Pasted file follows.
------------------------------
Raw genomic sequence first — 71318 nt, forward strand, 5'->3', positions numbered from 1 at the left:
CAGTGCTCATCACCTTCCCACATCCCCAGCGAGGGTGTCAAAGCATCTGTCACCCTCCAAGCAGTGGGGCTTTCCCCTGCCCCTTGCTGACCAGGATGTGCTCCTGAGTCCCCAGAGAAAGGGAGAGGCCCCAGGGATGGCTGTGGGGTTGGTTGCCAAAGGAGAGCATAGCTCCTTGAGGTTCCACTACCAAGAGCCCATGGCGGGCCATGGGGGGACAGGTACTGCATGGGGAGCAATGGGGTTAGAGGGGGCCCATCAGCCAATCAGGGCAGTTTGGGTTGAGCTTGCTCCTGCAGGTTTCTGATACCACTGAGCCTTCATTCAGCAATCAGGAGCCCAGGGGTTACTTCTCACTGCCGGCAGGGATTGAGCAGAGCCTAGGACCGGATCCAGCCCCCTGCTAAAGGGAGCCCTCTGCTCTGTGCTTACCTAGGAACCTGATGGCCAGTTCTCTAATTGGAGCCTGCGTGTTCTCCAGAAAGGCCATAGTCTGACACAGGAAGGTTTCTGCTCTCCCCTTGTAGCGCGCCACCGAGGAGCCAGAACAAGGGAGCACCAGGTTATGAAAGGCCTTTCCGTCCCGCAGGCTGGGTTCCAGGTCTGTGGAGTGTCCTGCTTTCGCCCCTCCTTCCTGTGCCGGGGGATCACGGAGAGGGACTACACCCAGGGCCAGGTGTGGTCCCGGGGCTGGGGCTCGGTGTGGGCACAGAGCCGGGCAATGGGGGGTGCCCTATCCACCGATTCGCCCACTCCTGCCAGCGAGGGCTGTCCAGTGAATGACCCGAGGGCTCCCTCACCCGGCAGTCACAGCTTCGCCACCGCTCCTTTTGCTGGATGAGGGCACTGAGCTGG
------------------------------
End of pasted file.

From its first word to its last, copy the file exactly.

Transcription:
Raw genomic sequence first — 71318 nt, forward strand, 5'->3', positions numbered from 1 at the left:
CAGTGCTCATCACCTTCCCACATCCCCAGCGAGGGTGTCAAAGCATCTGTCACCCTCCAAGCAGTGGGGCTTTCCCCTGCCCCTTGCTGACCAGGATGTGCTCCTGAGTCCCCAGAGAAAGGGAGAGGCCCCAGGGATGGCTGTGGGGTTGGTTGCCAAAGGAGAGCATAGCTCCTTGAGGTTCCACTACCAAGAGCCCATGGCGGGCCATGGGGGGACAGGTACTGCATGGGGAGCAATGGGGTTAGAGGGGGCCCATCAGCCAATCAGGGCAGTTTGGGTTGAGCTTGCTCCTGCAGGTTTCTGATACCACTGAGCCTTCATTCAGCAATCAGGAGCCCAGGGGTTACTTCTCACTGCCGGCAGGGATTGAGCAGAGCCTAGGACCGGATCCAGCCCCCTGCTAAAGGGAGCCCTCTGCTCTGTGCTTACCTAGGAACCTGATGGCCAGTTCTCTAATTGGAGCCTGCGTGTTCTCCAGAAAGGCCATAGTCTGACACAGGAAGGTTTCTGCTCTCCCCTTGTAGCGCGCCACCGAGGAGCCAGAACAAGGGAGCACCAGGTTATGAAAGGCCTTTCCGTCCCGCAGGCTGGGTTCCAGGTCTGTGGAGTGTCCTGCTTTCGCCCCTCCTTCCTGTGCCGGGGGATCACGGAGAGGGACTACACCCAGGGCCAGGTGTGGTCCCGGGGCTGGGGCTCGGTGTGGGCACAGAGCCGGGCAATGGGGGGTGCCCTATCCACCGATTCGCCCACTCCTGCCAGCGAGGGCTGTCCAGTGAATGACCCGAGGGCTCCCTCACCCGGCAGTCACAGCTTCGCCACCGCTCCTTTTGCTGGATGAGGGCACTGAGCTGG